Iowa cropland values up nearly 13-percent over the past 6 months

Ag/Outdoor, News

September 14th, 2011 by Ric Hanson

A recently released survey of Iowa land trends and values shows a statewide increase in cropland values of nearly 13-percent over the past six-months. The survey by the Iowa Farm and Land Chapter number Two of the Realtors Land Institute, shows a 12.9-percent increase in cropland values from March 2011 through September 1st. The estimates are for bare, unimproved land, with a sale price on a cash basis. Pasture and timberland values were requested from participants in the survey, as supplemental information.

In southwest Iowa, the value of High Quality Crop Land increased $643 per acre over the past six-months, to $7,555. Medium Quality Crop Land increased $531, to $5,837 per acre. Even Low Quality Crop Land increased more than $315 per acre, to $4,116. Non-tillable Pasture was valued at $2,328 per acre, which was a loss of $8. And, Timber acreage gained $17, with a value of $1,678 per acre. On average, land values were up 9.3-percent.

In western central Iowa, High Quality Crop land was valued at $9,085 per acre, which is an increase of nearly $1,050 over the past six-months. Medium Quality Crop Land was valued at $7,275, which was a slightly more than $850 increase. Low Quality Crop Land in West Central Iowa saw the least amount of increase per acre, at $316, averaging out to $5,260. Non-tillable Pasture fared better in the valuation in the West Central part of the state as compared to the southwest, by increasing just over $320 per acre, while Timber acreage increased modestly as well, to $2,160 per acre. On average, the West Central part of the state realized a 12-percent gain in tillable cropland values from March through September.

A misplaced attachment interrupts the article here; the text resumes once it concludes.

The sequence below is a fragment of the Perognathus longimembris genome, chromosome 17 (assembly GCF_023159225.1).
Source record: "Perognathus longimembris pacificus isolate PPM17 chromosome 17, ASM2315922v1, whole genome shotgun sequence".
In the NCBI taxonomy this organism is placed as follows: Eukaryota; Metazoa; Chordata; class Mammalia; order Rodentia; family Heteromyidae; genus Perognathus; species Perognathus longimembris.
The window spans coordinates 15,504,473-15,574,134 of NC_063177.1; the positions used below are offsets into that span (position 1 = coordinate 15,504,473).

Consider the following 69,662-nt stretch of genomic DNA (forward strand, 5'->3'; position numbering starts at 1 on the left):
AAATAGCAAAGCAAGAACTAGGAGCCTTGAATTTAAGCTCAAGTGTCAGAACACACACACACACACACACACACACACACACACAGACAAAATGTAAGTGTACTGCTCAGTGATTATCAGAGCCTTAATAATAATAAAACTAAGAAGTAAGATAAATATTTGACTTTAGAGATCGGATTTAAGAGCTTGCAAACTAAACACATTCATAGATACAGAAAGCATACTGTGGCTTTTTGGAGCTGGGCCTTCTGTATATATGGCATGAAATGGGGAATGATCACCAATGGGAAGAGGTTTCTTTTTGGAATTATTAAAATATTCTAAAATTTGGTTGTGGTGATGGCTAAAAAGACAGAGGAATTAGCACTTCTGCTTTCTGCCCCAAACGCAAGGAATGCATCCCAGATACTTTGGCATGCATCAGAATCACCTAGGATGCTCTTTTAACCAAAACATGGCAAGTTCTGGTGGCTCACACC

All nine crop reporting districts in the state showed an increase in land values, ranging from 8.5-percent in Southeast Iowa, to as much as 17-percent in northeast Iowa, from March 2011 to September, 2011. The Realtors Land Institute said factors contributing to the increase in farmland values included strong commodity prices, favorable long-term interest rates, and a limited amount of land being offered for sale. For more information, log on to